First up, as previously reported, the archive is moving from being a part of the Department for Culture, Arts and Leisure, to the new Department of Communities. Tied in with this will be several changes, not least of which for the main PRONI website itself, which is being moved to a new platform on Northern Ireland Direct - the new website address is likely to be www.nidirect.gov.uk/proni, though is not up and running as yet (the current address www.proni.gov.uk will redirect to this in the short term, once it is made live). Following on from that, PRONI's main email address will change in a couple of months time also. A further result of recent changes is that the new fees order, including the charges for self-service photography, looks likely to slip to the autumn.
We had a sneak preview of the new PRONI platform from Janet Hancock, who gave us a quick tour through its various pages. Functionally it will retain all of the current platform's key resources, though the team are taking the opportunity to remove some of its 'dead wood', documents hidden within its current labyrinth of options that are out of date. One possible project happening soon may be an update to the site's most useful research guide, detailing PRONI's holdings concerning church records, to reflect some recent additions (an updated PDF will be made available online if this happens). Aesthetically, my main observation is that the site is visually bolder and has been redesigned to be as tablet friendly as it was previously home computer friendly.
Janet also gave us an update on the new GIS based maps platform that I have recently blogged about (see http://britishgenes.blogspot.co.uk/2015/09/new-proni-maps-database-sneak-peak.html). This is coming along nicely, with some great features. As with some other recently hoped for developments, this has slipped a bit in terms of its release, but will certainly be worth the wait. Janet demonstrated the difference between the basic search and advanced search functions, the points of interest that can be looked for through pins on the maps (under topics such as legal, church, education, health, etc). As well as permitting mixes between a current map and a historic OS map, the site will also have aerial imagery sourced from OSNI that is geo-referenced to the equivalent maps - something I could certainly have used in December when I spent ages online trying to establish exactly where the abandoned Ballypriormore graveyard was to be found in Islandmagee!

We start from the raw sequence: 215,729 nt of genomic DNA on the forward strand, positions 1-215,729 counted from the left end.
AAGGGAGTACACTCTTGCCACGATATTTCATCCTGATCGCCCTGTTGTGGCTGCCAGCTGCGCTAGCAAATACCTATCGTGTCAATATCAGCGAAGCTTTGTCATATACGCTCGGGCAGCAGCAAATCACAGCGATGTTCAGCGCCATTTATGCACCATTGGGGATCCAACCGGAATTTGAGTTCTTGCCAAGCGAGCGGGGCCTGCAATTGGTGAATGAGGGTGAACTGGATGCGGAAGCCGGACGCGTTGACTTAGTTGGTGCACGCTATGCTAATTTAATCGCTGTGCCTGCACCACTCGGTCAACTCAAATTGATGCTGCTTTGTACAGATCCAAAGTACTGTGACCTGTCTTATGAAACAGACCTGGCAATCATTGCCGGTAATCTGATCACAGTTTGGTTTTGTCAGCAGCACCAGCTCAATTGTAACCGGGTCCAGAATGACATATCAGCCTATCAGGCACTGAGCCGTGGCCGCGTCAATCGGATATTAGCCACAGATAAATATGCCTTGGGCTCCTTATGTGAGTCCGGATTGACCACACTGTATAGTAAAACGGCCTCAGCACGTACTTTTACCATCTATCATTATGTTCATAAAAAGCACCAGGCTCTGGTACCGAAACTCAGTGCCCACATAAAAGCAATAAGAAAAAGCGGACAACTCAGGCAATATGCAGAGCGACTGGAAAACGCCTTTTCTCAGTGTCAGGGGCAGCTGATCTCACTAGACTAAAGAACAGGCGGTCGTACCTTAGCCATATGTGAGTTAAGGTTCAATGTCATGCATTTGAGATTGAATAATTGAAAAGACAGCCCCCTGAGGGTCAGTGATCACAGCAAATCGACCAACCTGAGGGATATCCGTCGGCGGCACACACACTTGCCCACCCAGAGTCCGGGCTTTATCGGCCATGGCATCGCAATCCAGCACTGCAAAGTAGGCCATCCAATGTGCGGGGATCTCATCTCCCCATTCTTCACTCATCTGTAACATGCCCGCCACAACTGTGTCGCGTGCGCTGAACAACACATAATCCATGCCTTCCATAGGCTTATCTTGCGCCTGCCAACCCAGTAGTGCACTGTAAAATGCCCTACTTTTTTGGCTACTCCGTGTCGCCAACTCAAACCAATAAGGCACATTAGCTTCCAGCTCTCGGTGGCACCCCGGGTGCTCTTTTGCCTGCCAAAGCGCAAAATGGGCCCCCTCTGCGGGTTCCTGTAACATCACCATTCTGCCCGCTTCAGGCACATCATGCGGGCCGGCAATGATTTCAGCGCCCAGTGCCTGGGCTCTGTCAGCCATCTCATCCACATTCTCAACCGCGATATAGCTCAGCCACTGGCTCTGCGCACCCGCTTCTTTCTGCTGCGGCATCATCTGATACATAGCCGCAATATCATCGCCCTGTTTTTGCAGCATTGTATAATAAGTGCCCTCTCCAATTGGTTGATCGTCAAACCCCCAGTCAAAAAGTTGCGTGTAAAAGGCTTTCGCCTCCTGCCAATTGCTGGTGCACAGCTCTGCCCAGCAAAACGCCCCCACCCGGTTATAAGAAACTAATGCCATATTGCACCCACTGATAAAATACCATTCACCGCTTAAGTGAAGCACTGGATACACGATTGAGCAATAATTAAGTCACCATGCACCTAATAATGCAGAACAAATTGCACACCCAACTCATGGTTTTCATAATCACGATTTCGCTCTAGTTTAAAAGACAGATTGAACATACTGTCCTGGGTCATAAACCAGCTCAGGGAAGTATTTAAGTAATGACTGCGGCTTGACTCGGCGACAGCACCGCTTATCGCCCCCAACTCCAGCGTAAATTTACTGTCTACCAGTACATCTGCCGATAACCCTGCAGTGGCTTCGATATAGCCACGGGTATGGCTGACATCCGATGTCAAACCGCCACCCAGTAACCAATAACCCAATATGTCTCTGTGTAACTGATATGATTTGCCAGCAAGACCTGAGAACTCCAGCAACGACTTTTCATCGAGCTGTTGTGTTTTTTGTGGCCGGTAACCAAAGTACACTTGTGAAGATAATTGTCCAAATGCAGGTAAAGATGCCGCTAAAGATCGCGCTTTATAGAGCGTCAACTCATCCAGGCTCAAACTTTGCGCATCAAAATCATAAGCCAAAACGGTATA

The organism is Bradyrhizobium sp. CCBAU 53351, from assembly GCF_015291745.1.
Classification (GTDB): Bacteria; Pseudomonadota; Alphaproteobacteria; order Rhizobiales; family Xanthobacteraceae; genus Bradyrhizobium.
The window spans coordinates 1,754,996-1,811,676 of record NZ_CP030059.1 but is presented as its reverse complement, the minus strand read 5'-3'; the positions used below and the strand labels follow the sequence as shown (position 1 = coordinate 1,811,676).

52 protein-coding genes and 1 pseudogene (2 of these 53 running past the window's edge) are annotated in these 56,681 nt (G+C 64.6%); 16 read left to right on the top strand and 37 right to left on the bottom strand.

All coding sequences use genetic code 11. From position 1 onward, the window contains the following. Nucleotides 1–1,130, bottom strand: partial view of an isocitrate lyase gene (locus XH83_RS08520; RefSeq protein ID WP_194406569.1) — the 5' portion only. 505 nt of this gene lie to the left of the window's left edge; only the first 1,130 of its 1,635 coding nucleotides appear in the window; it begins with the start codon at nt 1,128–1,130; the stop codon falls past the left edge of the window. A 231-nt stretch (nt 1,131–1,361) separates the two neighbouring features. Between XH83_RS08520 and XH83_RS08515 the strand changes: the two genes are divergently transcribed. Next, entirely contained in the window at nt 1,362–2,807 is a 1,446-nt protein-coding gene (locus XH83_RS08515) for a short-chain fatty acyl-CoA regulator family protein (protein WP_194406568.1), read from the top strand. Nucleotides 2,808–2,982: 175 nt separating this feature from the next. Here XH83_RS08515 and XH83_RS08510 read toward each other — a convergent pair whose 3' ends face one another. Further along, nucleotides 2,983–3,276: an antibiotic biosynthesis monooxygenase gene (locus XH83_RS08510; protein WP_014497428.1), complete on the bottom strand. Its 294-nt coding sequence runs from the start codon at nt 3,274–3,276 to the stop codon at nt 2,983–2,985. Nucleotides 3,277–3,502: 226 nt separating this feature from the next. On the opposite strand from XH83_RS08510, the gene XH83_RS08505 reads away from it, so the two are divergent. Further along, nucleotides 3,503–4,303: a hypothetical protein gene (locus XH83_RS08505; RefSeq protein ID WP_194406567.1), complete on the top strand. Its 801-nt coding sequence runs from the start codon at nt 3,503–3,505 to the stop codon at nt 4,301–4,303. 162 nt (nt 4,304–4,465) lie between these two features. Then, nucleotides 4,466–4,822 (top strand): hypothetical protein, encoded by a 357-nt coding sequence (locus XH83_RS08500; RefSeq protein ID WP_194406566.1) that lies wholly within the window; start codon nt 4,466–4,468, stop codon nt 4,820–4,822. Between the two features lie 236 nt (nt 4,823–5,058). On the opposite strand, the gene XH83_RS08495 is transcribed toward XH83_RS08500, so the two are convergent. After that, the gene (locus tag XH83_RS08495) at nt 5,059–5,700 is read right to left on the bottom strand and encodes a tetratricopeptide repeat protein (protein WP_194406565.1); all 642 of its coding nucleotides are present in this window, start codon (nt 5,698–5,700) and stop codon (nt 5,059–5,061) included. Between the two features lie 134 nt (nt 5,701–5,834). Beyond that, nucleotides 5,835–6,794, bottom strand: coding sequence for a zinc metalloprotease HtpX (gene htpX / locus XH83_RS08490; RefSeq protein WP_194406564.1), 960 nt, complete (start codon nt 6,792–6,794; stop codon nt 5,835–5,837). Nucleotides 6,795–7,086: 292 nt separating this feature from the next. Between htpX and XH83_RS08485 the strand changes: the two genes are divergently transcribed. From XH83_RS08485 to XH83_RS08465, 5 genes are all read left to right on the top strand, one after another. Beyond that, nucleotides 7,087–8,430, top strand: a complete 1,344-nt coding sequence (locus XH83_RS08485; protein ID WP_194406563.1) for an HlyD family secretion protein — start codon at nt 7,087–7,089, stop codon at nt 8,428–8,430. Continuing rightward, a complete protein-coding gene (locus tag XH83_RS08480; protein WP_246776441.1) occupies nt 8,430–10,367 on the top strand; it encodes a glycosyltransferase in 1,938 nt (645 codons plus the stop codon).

On cataloguing, we were informed that a plan to release a major update to the system at PRONI in December hit a problem, which required the archive to roll back to the previous version again. It is now hoped that the new version, which will include some digital documents as returns in a small number of searches, will happen towards the end of March. Amongst these records hoping to be included are the ED/1 Co. Down National Schools application records. The same records for Co. Antrim are now complete also, but these have still to be processed, but should hopefully follow soon after, if not at the same time as the Down collection. I asked if users would be able to save these documents to their computers, and was informed yes.
Also on this front, the Eva Chichester papers have been catalogued under D4563. This covers material from 1870s Newcastle (Co.Down) onwards for Chichester, who was a Sunday School teacher, amateur photographer and travel writer, and includes correspondence. Chichester was also in Dublin during the Easter Rising of 1916, and recorded events in the city such as being trapped in one of its private parks as soldiers blocked the entrances, a lot of the correspondence captures the confusion for the public in the event.
Papers of the Rev. George Good, president of Methodist Church in Ireland, have been catalogued under D4382. These are from the late 20th century, and include some material on the early Troubles, although they mostly deal with missionary work in Sri Lanka.